That led Shishani conveniently on to his next story.

Shishani: “Salwa Saidni [phonetic] knows all about this coercion. Today she is with her grandchildren. A year ago their mother Kholoud needed urgent treatment for cancer. The Israeli authorities granted her permission to go to a hospital in Jerusalem. It was six o’clock and barely light when Salwa and her daughter Kholoud arrived here at the Erez Crossing one morning in January 2017. […] The officers wanted information about a man married to Kholoud’s cousin. She said he was an olive tree farmer.”

Salwa: “He said ‘yes but he plants rockets. He plants rockets with Hamas.’ She said ‘if you know he plants rockets what’s that got to do with me? I’m sick and need treatment. I want to be able to raise my kids.'”

Shishani: “Salwa says her daughter was not able to give any information about the man.”

Salwa: “He told her ‘there’s the bus you need’. Only a glass screen separated us from it.”

Shishani: “But the Israeli authorities did not allow Kholoud to board the bus. […] Three weeks later Kholoud died.”

After having given extensive amplification to allegations that have been used by anti-Israel activists to delegitimise Israel – and with nothing to suggest any independent verification by the BBC – Shishani once again ostensibly ticked the BBC’s impartiality box with a one-liner.

Shishani: “The Israeli authorities told us that entry to Israel is not conditional on providing information or cooperation and they denied any irregularities in their dealings with Kholoud.”

Notably, Shishani made no effort to inform BBC audiences that the party responsible for medical services in the Gaza Strip is the Palestinian Authority and it is that body which in 2017 exacerbated the chronic crisis affecting  the healthcare system in Gaza by severely cutting medical aid and referrals for treatment in Israel. 

Shishani’s next interviewee was presented as follows:

Shishani: “Some Palestinians work with Israel because they genuinely believe this is the right way to protect their own people. I have come to a tiny village in the far south of Israel. It is the home of a Bedouin community of around 20 families that were moved from Gaza, where they had devoted their lives to working with the Israeli state. […] Hassan is the community leader here – a role he inherited from his father, a Bedouin Sheikh from the Sinai desert. Hassan’s father sided with the Israeli state after Arab nations were defeated in the 1967 war and Israel occupied his land. […] How do you feel when you or your father are called a traitor or a spy?”

The programme’s last interview – once again anonymous – took place in “a provincial Israeli town” with a man described as having “worked in Gaza for the Israelis from the age of 17 – but that was before he had to get out.”

Unsurprisingly, Shishani’s final interviewee stated that “my past is haunting me” and Shishani then closed the report.

Shishani: “Normality, more than anything, is what people in Gaza crave but for most here, it’s out of reach. Constant scrutiny, suspicion and human need mean that collaboration will keep shaping and poisoning lives and some will continue to work for the enemy.”

Clearly Murad Batal Shishani had a specific story to tell in this programme and nothing was going to get in its way. His uncritical amplification of the stories and interviews – in part obviously Hamas approved – that make up the bulk of the programme was not balanced by his token interview with Avi Dichter or his tepid one-liner presentations of responses from “the Israeli authorities”.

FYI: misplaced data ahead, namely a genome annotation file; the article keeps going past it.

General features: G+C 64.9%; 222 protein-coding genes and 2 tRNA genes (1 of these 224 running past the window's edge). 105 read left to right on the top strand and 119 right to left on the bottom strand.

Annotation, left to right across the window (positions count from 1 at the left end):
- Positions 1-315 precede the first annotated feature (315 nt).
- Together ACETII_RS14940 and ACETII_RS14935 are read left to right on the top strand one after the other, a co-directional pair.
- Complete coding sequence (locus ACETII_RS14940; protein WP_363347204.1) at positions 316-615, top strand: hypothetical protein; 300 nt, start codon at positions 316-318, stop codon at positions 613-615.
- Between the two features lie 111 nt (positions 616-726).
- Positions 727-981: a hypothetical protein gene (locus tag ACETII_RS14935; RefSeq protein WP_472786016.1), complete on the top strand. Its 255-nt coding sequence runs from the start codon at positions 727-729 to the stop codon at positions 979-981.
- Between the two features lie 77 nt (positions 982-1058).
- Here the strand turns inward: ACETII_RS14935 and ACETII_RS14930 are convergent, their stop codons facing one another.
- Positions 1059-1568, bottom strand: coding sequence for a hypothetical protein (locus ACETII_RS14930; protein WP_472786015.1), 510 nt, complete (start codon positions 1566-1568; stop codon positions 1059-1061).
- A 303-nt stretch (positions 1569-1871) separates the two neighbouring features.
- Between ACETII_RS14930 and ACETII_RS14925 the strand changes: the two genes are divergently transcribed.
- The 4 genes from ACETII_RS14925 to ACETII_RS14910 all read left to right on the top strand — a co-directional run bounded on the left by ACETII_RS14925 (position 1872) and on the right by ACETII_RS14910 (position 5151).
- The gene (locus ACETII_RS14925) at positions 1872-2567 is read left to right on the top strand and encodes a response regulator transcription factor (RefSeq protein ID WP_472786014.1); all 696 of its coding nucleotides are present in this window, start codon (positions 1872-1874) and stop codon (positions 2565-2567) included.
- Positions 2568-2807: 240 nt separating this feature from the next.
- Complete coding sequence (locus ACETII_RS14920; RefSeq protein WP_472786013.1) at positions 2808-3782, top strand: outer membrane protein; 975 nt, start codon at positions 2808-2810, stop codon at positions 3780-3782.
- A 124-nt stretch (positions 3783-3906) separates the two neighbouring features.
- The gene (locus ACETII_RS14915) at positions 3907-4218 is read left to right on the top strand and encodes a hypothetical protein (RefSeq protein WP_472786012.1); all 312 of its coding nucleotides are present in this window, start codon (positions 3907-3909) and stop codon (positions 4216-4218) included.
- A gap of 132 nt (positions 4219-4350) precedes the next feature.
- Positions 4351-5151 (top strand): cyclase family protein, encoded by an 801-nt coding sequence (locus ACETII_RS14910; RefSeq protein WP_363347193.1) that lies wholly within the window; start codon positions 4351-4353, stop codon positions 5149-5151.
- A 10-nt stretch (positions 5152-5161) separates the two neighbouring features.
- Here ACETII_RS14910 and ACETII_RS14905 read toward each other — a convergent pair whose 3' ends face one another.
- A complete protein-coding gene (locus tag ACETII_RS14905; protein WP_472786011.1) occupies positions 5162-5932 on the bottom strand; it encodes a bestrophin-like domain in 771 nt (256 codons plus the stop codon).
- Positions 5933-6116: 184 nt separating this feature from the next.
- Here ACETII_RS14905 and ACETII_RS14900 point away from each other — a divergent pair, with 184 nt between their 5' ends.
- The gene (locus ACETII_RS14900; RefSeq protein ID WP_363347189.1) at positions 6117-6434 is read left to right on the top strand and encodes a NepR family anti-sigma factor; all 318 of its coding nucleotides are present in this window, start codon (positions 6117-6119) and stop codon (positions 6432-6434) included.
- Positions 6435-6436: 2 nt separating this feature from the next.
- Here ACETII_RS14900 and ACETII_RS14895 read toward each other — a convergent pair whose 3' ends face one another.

For years Hamas has periodically run campaigns targeting ‘collaborators’ and its extra-judicial executions of people branded as such are a subject only rarely covered by the BBC. Given the cooperation from Hamas that Shishani obviously enjoyed in the making of this programme, it is hardly surprising to see that Hamas’ use of the ‘collaborator’ tag as an excuse for extrajudicial executions did not get any coverage whatsoever in Shishani’s one-sided report.  

Related Articles:

BBC Arabic film on collaborators promotes Hamas messaging – part one

BBC Arabic inaccurately portrays 2002 terror attack victims

BBC Watch secures another correction to a BBC Arabic article

A Gaza border closure not deemed newsworthy by BBC News

 

 

Promoted and quoted: the BBC’s preferred NGO contributors in 2017

As has been the case in previous years (see related articles below), Israel related content produced by the BBC during 2017 frequently included contributions or information sourced from NGOs.

BBC editorial guidelines on impartiality state:

“We should not automatically assume that contributors from other organisations (such as academics, journalists, researchers and representatives of charities) are unbiased and we may need to make it clear to the audience when contributors are associated with a particular viewpoint, if it is not apparent from their contribution or from the context in which their contribution is made.”

However, in the vast majority of cases audiences were not informed of the political agenda of the organisations and their representatives promoted in BBC content and on some occasions the connection of an interviewee to a particular NGO was not revealed at all.

For example, an interviewee who was featured on BBC World Service radio at least three times between September 3rd and December 7th (including here and here) was introduced as “a mother of two” from Gaza but audiences were not informed that she works for Oxfam.

Similarly the founder of Ir Amim and Terrestrial Jerusalem was introduced to BBC audiences in February as “an Israeli attorney and specialist on the mapping of Jerusalem” and in June as “an Israeli lawyer specialising in the geo-politics of Jerusalem”.

In September a BBC World Service history show featured an interviewee without mentioning her significant connection to Medical Aid for Palestinians and related anti-Israel activism. In October the same programme featured a sole interviewee whose connections to the NGO Euro-Med Rights were not revealed to audiences.